“As you move up through the ranks, instead of going to your organization and saying, ‘Hey, I can do this one thing,’ you can now do several things as a noncommissioned officer,” Edwards said. “You can bring four different skill sets to the organization instead of just one skill set.”

Being at Fort Leavenworth and learning more about doctrine really improves an NCO, said Sgt. Maj. Mark Clark sergeant major for operations group S of MCTP.

“When you’re out there in the field, one thing you notice is that most people just really don’t read doctrine,” Clark said. “But when you come here, you get a chance to take the operational experience you’ve had in the field and come back and look at how it’s actually designed by doctrine. You get a better understanding of how the TTPs, the techniques, tactics and prodecures, that you use in your organization were designed and why they were changed. The experience that you can get by being here at the MCTP will make you a better asset to your organization as you go back out into the field.”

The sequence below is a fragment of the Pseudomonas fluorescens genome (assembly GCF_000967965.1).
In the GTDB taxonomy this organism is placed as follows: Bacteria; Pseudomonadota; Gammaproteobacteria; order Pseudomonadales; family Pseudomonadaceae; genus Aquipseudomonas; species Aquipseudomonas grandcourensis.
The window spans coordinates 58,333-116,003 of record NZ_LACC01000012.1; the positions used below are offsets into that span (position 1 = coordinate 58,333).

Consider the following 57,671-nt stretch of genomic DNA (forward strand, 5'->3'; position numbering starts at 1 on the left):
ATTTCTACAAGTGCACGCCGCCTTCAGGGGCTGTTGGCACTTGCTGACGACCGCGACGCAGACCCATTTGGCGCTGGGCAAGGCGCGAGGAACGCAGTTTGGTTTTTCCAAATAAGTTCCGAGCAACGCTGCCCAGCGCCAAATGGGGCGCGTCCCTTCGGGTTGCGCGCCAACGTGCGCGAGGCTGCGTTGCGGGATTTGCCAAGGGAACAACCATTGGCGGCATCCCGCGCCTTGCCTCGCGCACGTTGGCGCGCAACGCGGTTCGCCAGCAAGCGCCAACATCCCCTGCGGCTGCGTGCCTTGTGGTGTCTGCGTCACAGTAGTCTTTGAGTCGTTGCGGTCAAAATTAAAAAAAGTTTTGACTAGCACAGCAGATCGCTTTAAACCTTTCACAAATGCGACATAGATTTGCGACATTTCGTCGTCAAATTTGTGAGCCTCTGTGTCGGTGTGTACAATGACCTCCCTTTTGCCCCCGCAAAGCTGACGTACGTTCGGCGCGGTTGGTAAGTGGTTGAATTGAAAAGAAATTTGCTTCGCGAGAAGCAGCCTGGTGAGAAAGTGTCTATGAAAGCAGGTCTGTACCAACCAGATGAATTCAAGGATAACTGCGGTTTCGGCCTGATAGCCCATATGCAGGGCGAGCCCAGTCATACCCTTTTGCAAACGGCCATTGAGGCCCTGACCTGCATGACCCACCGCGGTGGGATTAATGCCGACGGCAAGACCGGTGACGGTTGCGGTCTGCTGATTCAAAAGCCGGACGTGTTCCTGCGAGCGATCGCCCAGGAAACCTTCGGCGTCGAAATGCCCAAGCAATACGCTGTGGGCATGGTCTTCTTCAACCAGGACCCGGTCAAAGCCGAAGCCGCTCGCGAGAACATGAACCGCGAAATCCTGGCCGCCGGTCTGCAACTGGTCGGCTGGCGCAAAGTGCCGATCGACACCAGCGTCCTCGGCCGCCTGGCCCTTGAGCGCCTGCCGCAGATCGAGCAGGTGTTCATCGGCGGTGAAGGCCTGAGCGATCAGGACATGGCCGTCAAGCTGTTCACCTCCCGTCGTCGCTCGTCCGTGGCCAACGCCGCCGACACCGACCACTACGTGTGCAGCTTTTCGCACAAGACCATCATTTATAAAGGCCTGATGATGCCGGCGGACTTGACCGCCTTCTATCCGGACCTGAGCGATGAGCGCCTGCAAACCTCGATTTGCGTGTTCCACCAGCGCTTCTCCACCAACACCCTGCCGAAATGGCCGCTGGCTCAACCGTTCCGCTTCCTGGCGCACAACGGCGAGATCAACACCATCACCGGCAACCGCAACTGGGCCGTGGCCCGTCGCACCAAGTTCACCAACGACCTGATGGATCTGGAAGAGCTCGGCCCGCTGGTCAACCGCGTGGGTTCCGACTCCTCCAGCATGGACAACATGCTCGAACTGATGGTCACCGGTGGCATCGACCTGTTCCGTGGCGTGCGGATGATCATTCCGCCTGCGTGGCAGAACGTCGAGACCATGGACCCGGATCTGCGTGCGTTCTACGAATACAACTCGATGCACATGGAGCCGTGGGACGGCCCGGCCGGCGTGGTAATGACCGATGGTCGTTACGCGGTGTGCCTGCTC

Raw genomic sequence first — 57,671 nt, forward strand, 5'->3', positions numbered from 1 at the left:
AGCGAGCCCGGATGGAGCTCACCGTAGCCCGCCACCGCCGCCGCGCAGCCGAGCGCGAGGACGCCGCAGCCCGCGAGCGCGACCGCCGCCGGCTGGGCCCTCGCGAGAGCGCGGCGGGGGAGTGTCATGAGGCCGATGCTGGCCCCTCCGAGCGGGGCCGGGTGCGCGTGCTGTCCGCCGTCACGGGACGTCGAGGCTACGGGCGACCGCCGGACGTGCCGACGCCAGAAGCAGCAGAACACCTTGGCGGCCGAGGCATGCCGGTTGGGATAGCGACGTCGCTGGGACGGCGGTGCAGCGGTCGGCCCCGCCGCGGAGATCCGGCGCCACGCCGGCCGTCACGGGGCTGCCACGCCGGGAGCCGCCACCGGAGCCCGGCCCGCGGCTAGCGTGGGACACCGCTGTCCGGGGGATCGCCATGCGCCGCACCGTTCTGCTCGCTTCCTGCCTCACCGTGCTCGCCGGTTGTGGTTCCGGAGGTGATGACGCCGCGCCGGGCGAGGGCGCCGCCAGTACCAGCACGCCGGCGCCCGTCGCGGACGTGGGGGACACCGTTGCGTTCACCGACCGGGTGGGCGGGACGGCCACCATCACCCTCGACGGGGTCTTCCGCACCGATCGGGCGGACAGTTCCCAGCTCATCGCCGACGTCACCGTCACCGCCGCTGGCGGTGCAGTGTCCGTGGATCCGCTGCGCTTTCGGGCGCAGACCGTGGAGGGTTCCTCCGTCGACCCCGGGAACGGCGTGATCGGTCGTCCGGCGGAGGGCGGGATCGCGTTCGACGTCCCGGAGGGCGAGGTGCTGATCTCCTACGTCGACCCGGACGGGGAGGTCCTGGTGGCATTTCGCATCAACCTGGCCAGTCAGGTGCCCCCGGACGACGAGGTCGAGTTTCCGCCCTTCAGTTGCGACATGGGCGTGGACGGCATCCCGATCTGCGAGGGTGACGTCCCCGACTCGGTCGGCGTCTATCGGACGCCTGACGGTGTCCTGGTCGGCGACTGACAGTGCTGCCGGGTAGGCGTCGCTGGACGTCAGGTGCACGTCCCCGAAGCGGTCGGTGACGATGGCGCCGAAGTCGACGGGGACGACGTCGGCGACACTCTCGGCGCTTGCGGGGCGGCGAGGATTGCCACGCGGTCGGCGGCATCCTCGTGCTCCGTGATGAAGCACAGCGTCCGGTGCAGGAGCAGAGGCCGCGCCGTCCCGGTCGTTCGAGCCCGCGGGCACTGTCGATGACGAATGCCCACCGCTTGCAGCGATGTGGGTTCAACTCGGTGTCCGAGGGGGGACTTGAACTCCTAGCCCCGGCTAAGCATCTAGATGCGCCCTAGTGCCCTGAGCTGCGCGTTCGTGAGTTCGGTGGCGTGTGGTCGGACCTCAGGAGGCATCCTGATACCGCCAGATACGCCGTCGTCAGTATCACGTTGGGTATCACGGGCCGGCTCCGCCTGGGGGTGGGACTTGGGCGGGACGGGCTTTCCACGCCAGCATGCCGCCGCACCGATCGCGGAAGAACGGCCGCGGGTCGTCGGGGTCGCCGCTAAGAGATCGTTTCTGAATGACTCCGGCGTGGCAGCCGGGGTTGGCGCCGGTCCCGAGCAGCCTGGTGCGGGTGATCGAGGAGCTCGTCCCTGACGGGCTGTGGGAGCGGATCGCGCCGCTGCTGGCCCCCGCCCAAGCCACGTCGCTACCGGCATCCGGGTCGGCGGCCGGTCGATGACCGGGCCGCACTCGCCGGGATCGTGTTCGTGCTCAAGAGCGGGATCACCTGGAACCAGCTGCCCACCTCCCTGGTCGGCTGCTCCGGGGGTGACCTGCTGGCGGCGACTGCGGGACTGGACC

The MCTP is a “hidden gem” at Fort Leavenworth, Behnke said, and the experience can’t be surpassed.

“I’ve been a drill sergeant, I’ve been a squad leader up through a platoon sergeant. From talking to counterparts, talking to battle buddies, this job is probably one of the best jobs across the Army to really, truly prepare an NCO, in the rank of E7, maybe even E8, to go out into the brigade and above-level Army and succeed and bring value to that organization,” Behnke said. “It’s not just what you learn here by going through the workshops and readings, but you get to go out and touch so many units in the Army, from National Guard to active duty. You see what works, what doesn’t work. You’re constantly filling that mental rucksack of yours.

“You leave here prepared to go out and truly help the Army so much more than if you never touch this job, if you walk into a brigade never knowing what mission command and MDMP is,” Behnke said. “This is definitely a growth assignment, and it’s definitely a hidden thing, too.”